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  1. #11
    Join Date
    Oct 2016
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    2,812

    Default Re: Can You Recover Money for Improvements You Made to Your Partner's House

    If you still live there you can take your stuff. You can't legally go onto property that you don't own and get stuff.

  2. #12
    Join Date
    Oct 2006
    Posts
    15,218

    Default Re: Can You Recover Money for Improvements You Made to Your Partner's House

    Quote Quoting PayrolGuy
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    If you still live there you can take your stuff. You can't legally go onto property that you don't own and get stuff.
    But its important to note that he cannot take something that has been permanently attached to the structure. He cannot take down wired in lighting or kitchen cabinets, or a shower liner, or carpeting (other than rugs), hardwood floors or anything else that has become part of the property.

  3. #13
    Join Date
    Mar 2013
    Posts
    16,795

    Default Re: Can You Recover Money for Improvements You Made to Your Partner's House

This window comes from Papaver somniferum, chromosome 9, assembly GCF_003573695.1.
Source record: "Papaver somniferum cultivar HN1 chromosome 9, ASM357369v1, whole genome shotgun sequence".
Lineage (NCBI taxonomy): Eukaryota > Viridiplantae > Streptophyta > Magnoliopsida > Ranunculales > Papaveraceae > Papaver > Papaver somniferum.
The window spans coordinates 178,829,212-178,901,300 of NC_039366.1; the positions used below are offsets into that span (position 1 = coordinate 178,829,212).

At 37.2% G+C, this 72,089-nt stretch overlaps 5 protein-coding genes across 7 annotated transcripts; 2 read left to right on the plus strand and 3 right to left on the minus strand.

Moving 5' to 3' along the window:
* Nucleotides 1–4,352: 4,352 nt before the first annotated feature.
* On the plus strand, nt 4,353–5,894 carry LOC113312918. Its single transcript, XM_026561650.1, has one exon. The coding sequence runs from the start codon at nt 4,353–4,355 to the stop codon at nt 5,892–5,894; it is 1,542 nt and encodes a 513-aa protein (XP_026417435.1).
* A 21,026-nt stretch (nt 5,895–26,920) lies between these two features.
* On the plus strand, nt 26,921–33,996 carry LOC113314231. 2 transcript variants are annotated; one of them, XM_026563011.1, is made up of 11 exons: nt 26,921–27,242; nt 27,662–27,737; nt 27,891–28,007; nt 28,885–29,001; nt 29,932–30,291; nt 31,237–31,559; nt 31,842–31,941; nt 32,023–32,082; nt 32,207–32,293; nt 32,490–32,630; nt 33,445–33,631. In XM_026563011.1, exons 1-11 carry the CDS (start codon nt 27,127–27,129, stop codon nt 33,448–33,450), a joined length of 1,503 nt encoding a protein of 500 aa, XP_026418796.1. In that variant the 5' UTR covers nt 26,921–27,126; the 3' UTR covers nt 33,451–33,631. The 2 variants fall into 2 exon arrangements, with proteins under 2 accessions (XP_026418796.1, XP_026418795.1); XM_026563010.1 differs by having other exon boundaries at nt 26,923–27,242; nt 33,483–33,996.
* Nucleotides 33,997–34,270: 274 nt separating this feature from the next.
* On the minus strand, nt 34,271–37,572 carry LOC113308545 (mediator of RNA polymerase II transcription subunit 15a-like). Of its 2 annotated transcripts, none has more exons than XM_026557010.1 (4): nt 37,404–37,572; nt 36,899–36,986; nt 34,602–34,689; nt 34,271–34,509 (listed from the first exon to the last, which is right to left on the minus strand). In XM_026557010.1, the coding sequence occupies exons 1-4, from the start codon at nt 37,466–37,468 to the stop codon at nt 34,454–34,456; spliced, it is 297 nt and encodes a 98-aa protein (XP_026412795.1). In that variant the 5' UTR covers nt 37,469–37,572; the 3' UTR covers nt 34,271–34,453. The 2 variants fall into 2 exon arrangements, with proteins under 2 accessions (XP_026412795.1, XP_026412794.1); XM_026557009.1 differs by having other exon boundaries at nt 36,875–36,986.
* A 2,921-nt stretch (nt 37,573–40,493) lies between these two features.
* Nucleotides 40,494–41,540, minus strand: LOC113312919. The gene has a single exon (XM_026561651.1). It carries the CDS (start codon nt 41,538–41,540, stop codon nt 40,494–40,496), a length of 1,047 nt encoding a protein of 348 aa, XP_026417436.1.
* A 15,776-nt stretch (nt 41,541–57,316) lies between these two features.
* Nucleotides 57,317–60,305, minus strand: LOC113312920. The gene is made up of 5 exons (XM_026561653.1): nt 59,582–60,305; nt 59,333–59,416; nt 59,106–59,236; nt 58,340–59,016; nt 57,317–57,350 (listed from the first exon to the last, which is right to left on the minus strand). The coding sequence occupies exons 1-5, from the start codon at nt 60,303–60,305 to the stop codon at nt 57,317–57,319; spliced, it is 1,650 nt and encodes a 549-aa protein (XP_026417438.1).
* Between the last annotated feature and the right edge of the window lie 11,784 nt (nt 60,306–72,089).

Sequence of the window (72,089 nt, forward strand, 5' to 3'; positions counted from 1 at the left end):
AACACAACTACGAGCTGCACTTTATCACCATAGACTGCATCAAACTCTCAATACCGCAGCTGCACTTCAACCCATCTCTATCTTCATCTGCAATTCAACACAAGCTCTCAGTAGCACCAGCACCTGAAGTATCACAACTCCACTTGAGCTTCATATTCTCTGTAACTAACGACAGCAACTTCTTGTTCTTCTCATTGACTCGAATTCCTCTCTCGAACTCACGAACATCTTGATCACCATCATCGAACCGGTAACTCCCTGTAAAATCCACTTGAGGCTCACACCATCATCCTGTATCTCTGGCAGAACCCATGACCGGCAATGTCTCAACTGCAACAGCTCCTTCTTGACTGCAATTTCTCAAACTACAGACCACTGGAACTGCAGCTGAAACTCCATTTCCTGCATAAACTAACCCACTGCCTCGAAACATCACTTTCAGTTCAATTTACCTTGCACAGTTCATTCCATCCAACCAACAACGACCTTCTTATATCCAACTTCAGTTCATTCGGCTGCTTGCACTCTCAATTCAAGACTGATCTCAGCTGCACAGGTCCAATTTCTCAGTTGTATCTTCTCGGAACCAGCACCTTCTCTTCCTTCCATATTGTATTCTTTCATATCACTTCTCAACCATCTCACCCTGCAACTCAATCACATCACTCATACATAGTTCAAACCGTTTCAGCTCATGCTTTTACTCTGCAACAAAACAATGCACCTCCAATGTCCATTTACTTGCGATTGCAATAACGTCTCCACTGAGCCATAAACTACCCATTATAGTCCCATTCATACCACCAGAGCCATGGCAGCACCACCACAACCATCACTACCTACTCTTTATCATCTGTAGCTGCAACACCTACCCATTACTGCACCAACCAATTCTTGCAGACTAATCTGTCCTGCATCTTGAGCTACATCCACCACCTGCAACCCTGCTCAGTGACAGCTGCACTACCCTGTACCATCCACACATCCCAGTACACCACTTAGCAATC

Quote Quoting Fastman1
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    My question involves law for the State of: Michigan
    I have lived with my girlfriend for 3 years. We bought the house together. Her name is the only one on it. She wants to end the relationship. I have put a lot of time and money in to home improvements into this house and have paid half the mortgage the whole time. Do I have recourse for the money I have invested into this home
    We seem to have omitted our usual question for this kind of situation.

    What did your girlfriend say when you asked her for that money back?

  4. #14
    Join Date
    Dec 2018
    Posts
    5

    Default Re: Can You Recover Money for Improvements You Made to Your Partner's House

    No! Itís her house

  5. #15
    Join Date
    Nov 2013
    Posts
    6,201

    Default Re: Recourse for Home Improvements

    Quote Quoting Fastman1
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    I had subpar credit at the time and could not get financing. She could so she financed the house. I have paid for half of everything done to remodel the house. All the documents to prove that I did. I understand that half the mortgage would be payment for living there. I only want what I put into the house. I did ALL the work myself.